Not all of the new buildings were easy to reach, but those that were soon found popularity for homosexual activity. Tearoom ecology, like that of society at large, is highly affected by the location of transportation routes. Whether by accident or design, most large city parks are located close to major thoroughfares and freeways. Because the activity in tearooms reaches its peak at the close of the workday (see Figure 2.1), restrooms will draw more customers if located near principal commuting routes of the metropolitan area. The two facilities that I found to attract the greatest numbers for homosexual relations were adjacent to four-lane traffic arteries. All others in which any noteworthy amount of activity was observed were located within five minutes’ driving time of the expressways that circle and cross the city.

Locating the Action

There is a great deal of difference in the volumes of homosexual activity that these accommodations shelter. In some, one might wait for months before observing a deviant act (unless solitary masturbation is considered deviant). In others, the volume approaches orgiastic dimensions. One summer afternoon, for instance, I witnessed twenty acts of fellatio in the course of an hour while waiting out a thunderstorm in a tearoom. For one who wishes to participate in (or study) such activity, the primary consideration is one of finding where the action is.
Occasionally, tips about the more active places may be gained from unexpected sources. Early in my research, I was approached by a man (whom I later surmised to be a park patrolman in plain clothes) while waiting at the window of a tearoom for some patrons to arrive. After finishing his business at the urinal and exchanging some remarks about the weather (it had been raining), the man came abruptly to the point: “Look, fellow, if you’re looking for sex, this isn’t the place. We’re clamping down on this park because of trouble with the niggers. Try the john at the northeast corner of [Reagan] Park. You’ll find plenty of action there.” He was right. Some of my best observations were made at the spot he recommended. In most cases, however, I could only enter, wait, and watch—a method that was costly in both time and gasoline. After surveying a couple of dozen such rooms in this way, however, I became able to identify the more popular tearooms by observing certain physical evidence, the most obvious of which is the location of the facility. During the warm seasons, those restrooms that are isolated from other park facilities, such as administration buildings, shops, tennis courts, playgrounds, and picnic areas, are the more popular for deviant activity. The most active tearooms studied were all isolated from recreational areas, cut off by drives or lakes from baseball diamonds and picnic tables.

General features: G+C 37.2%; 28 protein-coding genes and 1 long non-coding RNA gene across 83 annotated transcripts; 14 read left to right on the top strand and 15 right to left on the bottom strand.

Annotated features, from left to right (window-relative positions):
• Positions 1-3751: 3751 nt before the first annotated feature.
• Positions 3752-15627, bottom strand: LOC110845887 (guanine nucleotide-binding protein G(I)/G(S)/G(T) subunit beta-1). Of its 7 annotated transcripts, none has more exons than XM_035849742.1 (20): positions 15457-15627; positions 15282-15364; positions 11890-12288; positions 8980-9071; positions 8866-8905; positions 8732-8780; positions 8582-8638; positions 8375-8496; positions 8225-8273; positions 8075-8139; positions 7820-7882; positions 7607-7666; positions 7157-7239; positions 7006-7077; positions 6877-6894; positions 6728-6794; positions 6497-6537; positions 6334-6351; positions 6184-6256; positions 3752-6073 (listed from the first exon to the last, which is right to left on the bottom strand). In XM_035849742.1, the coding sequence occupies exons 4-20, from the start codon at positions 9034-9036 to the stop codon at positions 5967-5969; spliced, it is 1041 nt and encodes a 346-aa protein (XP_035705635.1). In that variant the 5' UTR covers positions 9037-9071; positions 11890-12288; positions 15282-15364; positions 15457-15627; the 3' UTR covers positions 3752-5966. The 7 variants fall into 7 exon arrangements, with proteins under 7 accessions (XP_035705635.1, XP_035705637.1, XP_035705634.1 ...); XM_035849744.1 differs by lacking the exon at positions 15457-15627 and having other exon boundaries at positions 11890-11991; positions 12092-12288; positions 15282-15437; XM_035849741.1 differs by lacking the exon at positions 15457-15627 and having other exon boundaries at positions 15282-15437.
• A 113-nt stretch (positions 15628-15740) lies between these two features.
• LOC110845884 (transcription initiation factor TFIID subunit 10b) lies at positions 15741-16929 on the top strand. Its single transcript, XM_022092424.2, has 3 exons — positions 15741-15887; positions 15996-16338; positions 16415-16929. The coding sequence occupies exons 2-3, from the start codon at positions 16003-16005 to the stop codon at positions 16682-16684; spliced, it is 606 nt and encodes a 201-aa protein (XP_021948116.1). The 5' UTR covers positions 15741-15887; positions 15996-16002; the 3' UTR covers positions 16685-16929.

I have chosen the term “purlieu” (with its ancient meaning of land severed from a royal forest by perambulation) to describe the immediate environs best suited to the tearoom trade. Drives and walks that separate a public toilet from the rest of the park are almost certain guides to deviant sex. The ideal setting for homosexual activity is a tearoom situated on an island of grass, with roads close by on every side. The getaway car is just a few steps away; children are not apt to wander over from the playground; no one can surprise the participants by walking in from the woods or from over a hill; it is not likely that straight people will stop there at all. According to my observations, the women’s side of these buildings is seldom used.